The spread of an infectious COVID-19 variant in Britain has cast doubt on whether the country will go through with its plan to fully repeal its pandemic restrictions on June 21.
"This week we will be opening up vaccines to the under-30s and so we are getting a step closer to the point when we have been able to offer the vaccine to all adults in this country".
Britain's health secretary on Sunday said a coronavirus variant first detected in India was roughly 40 percent more transmissible than the so-called United Kingdom strain blamed for a severe COVID-19 outbreak over the winter.
"It's too early to make a final decision on that", Hancock told Sky News.
Reports have suggested the final step planned for 21 June could be delayed by two weeks, with The Times saying ministers were given a "downbeat" briefing on the latest data on Monday by England's chief medical officer Prof Chris Whitty and chief scientific adviser Sir Patrick Vallance.
"We have one of the highest uptake rates in the world with over half of the United Kingdom population having the fullest possible protection from two doses, and over three quarters receiving at least one dose". Since then 76% of the population has had one dose, and just over half are fully vaccinated with two.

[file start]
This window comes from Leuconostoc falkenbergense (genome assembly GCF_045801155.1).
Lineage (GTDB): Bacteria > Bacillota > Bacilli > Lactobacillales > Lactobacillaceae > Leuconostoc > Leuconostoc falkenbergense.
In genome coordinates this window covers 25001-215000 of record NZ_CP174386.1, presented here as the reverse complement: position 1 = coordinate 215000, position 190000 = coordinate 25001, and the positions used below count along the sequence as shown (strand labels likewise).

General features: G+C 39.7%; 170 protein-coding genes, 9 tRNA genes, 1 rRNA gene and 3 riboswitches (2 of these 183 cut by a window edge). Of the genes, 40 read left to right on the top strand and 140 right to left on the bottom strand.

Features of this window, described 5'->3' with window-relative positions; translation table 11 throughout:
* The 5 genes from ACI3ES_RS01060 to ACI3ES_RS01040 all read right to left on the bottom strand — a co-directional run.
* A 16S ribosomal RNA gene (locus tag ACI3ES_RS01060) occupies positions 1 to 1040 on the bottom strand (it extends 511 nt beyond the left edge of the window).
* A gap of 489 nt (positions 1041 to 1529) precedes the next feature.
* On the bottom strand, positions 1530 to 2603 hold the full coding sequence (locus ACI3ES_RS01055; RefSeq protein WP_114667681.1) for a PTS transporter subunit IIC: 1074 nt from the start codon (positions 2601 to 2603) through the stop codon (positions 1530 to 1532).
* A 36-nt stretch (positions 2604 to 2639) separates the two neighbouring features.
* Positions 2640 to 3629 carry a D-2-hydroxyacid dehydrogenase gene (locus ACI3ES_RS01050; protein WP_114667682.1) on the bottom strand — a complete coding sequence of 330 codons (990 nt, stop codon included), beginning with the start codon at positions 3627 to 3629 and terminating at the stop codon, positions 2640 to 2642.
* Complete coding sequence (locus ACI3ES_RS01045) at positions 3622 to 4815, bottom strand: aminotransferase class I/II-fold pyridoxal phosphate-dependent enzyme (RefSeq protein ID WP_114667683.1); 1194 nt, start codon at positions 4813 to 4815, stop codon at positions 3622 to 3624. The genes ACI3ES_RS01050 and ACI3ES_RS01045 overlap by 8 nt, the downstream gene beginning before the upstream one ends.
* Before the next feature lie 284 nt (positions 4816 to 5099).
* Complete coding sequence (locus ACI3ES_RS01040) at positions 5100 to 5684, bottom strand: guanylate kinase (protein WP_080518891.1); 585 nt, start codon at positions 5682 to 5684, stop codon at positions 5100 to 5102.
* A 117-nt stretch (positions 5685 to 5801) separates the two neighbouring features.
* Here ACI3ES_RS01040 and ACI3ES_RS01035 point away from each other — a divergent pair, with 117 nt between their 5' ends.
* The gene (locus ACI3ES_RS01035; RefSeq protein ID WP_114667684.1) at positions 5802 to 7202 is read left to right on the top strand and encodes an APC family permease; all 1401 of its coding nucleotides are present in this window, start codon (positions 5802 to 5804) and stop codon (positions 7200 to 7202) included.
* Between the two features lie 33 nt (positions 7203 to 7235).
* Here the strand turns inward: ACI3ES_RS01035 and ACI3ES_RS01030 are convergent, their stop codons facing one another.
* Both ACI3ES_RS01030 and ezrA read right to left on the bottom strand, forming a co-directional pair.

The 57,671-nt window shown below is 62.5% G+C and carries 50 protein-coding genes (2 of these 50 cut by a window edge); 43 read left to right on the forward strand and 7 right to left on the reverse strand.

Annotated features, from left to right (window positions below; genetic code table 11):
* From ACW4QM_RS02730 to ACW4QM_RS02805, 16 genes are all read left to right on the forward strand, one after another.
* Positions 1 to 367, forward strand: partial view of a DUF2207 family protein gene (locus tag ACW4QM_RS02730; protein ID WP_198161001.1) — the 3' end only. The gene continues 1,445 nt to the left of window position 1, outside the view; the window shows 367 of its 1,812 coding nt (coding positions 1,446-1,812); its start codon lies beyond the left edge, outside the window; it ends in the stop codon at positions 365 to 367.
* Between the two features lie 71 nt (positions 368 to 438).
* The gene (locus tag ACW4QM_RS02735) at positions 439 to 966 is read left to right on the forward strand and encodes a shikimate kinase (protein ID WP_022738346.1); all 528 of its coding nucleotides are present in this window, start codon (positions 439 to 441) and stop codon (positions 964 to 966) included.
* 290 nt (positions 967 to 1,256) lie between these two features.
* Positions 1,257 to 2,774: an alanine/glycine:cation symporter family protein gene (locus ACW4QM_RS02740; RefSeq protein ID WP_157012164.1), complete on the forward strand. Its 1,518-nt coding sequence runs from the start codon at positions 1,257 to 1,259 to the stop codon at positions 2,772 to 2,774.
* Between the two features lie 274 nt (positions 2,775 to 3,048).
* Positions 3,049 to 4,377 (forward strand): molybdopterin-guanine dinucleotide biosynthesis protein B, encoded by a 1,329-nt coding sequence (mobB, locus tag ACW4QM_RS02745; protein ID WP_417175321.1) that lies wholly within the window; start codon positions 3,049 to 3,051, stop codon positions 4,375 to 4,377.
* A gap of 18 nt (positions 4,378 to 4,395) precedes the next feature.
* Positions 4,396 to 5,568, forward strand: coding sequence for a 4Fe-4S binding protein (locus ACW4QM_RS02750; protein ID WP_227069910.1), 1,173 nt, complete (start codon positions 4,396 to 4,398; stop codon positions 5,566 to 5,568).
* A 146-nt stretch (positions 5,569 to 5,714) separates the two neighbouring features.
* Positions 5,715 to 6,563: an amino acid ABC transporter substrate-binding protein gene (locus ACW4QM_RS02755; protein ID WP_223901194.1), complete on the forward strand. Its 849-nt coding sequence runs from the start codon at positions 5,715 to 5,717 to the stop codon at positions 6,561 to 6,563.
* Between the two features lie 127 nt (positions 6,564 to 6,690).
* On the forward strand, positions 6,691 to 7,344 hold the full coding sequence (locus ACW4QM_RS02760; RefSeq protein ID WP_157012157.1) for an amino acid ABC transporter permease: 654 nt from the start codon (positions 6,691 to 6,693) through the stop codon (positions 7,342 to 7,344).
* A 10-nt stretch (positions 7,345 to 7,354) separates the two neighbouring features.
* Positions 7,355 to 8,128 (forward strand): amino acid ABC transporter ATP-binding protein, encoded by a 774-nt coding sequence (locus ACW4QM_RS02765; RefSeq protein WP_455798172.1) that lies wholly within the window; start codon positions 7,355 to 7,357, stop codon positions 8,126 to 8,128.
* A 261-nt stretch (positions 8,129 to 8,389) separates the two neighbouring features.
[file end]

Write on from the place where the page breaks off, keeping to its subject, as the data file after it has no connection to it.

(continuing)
The NHS has confirmed that adults aged 25-29 will begin to be offered their Covid-19 jabs from tomorrow (Tuesday), exactly six months after Coventry grandmother Maggie Keenan became the first person in the world to be vaccinated against the virus.
It comes as a surge in Covid-19 cases including the Indian variant continues to spread across the UK.
Over 1.14L Covid cases in India, lowest spike in 59 days
With 22,645 tests processed over the past 24 hours, the province is reporting a positivity rate of 2.8 per cent. During the same time span, 3,380 more people succumbed to the pandemic, the health ministry in India said.
Britain's swift vaccine rollout had weakened, but not broken, the link between the virus, hospitalisation and death, Hancock said.
The rise in rates has yet to be mirrored by a steady increase in hospital cases.
Last week, Public Health England, the UK's government health agency, said early evidence suggested there may be an increased risk of hospital admission from the Delta variant.
A further four deaths have also been recorded within 28 days of a positive COVID test - that's down from 13 on Saturday and six last Sunday.
Office for National Statistics (ONS) data released on Tuesday showed there were 95 COVID-19 deaths in England and Wales in the week up to 28 May: the lowest number since the start of September a year ago.
Mr Hancock told MPs: "No one wants our freedoms to be restricted a single day longer than is necessary".
Downing Street said data emerging over the coming week will be "crucial" in deciding whether England's legal coronavirus restrictions can end as hoped on June 21.